There are plenty of reasons to fret over money—inflation, interest rates, and the fact that most of the stuff is covered in cocaine. But a new bank note issued by the United Kingdom brings another problem to the table—the money is not vegetarian, vegan or Hindu-friendly.
That’s because the new polymer £5 note bearing the likeness of Winston Churchill is made with tallow, animal fat that is typically derived from cows. According to Lucy Hooker at the BBC, the tallow is a minor ingredient in the polymer pellets supplied by the firm Innovia. The material makes the currency durable and waterproof, unlike paper or cotton-based currency which tends to collect dirt and tears over time.
The revelation that the money contains animal products has vegans and vegetarians in an uproar, reports Hooker, and set off an online petition asking the government to reformulate the notes. Some Hindu leaders, who consider cows a sacred animal, are contemplating banning the fivers from their temples. The Bank of England released a statement about the furor, saying:
We are aware of some people’s concerns about traces of tallow in our new five pound note. We respect those concerns and are treating them with the utmost seriousness.
This issue has only just come to light, and the Bank did not know about it when the contract was signed.
Information recently provided by our supplier, Innovia, and its supply chain shows that an extremely small amount of tallow is used in an early stage of the production process of polymer pellets, which are then used to create the base substrate for the five pound note.
Innovia is now working intensively with its supply chain and will keep the Bank informed on progress towards potential solutions.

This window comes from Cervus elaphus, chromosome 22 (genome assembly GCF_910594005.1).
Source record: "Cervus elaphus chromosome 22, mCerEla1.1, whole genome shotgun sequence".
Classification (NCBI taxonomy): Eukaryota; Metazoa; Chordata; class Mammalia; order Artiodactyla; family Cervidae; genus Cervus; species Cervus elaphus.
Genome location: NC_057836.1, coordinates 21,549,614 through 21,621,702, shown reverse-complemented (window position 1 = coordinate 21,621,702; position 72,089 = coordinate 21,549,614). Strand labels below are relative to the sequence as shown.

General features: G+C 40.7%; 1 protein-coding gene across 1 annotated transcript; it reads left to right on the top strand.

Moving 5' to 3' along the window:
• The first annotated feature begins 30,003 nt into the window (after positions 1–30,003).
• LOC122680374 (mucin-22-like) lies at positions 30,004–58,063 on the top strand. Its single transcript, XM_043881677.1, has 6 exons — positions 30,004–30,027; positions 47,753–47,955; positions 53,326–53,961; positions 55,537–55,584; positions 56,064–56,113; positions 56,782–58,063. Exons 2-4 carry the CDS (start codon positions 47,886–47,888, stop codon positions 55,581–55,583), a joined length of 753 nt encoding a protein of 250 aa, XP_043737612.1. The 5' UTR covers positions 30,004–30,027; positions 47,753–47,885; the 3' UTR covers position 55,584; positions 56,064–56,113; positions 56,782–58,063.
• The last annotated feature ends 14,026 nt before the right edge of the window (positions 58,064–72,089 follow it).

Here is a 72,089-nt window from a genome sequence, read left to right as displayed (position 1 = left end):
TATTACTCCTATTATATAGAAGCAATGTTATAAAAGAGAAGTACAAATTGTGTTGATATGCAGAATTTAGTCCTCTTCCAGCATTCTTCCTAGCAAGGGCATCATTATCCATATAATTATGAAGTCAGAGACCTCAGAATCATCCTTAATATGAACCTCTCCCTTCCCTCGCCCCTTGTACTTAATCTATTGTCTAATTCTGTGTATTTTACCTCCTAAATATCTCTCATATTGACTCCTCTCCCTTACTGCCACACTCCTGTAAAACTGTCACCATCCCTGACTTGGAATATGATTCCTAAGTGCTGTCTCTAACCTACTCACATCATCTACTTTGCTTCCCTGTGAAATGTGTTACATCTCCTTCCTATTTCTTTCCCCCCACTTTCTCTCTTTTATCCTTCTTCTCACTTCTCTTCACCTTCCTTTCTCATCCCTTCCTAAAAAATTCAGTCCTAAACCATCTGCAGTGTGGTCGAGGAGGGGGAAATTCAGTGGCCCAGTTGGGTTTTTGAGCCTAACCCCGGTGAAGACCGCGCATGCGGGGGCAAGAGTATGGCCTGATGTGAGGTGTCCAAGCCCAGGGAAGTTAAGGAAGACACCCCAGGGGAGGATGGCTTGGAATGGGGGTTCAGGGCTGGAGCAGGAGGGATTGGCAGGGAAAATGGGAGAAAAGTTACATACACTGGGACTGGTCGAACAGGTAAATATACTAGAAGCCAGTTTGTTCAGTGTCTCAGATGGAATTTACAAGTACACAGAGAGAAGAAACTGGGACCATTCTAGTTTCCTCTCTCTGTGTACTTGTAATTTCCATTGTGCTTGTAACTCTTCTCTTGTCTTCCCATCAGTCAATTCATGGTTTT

Great Britian is not alone in using meat money, it turns out. Matt Novak at Gizmodo contacted Innovia and found that the company supplies polymer with tallow in it to 24 nations, including Australia, Canada, Nigeria, Hong Kong and Mexico. Scotland, which also uses polymer money, has gone out of its way to assure the public that its notes are vegan-friendly.
Rema Rahman at BBC Magazine points out that polymer notes work especially well in humid, tropical climates where paper notes tend to get damp and dirty. Not only do the notes last more than twice as long as paper currency, they are also harder to counterfeit.
Kendra Pierre-Louis at How We Get to Next reports that there are several possible reasons why the United States has not yet shifted to polymer money and has no plans to. First, she notes the conservatism of central banks, which don’t adopt change very quickly. The fact that most U.S. currency is made from cotton paper means the cotton industry has a vested interest in keeping the country's currency as is, and improvements in anti-counterfeiting measures means that aspect of polymer is not as compelling as it used to be. The U.S. is also a production hub for paper currencies for smaller nations around the world that do not have the expertise to do it themselves, and it’s a big business. Australia does the same for many smaller nations that use polymer bills.
There are other problems with polymer as well. Rahman reports polymer money is slick and hard to count. They also cost more to produce upfront, despite their durability. They are also harder to fold, which would prevent a whole generation of American’s from turning George Washington’s head into a mushroom. Which, incidentally, is also vegan-friendly.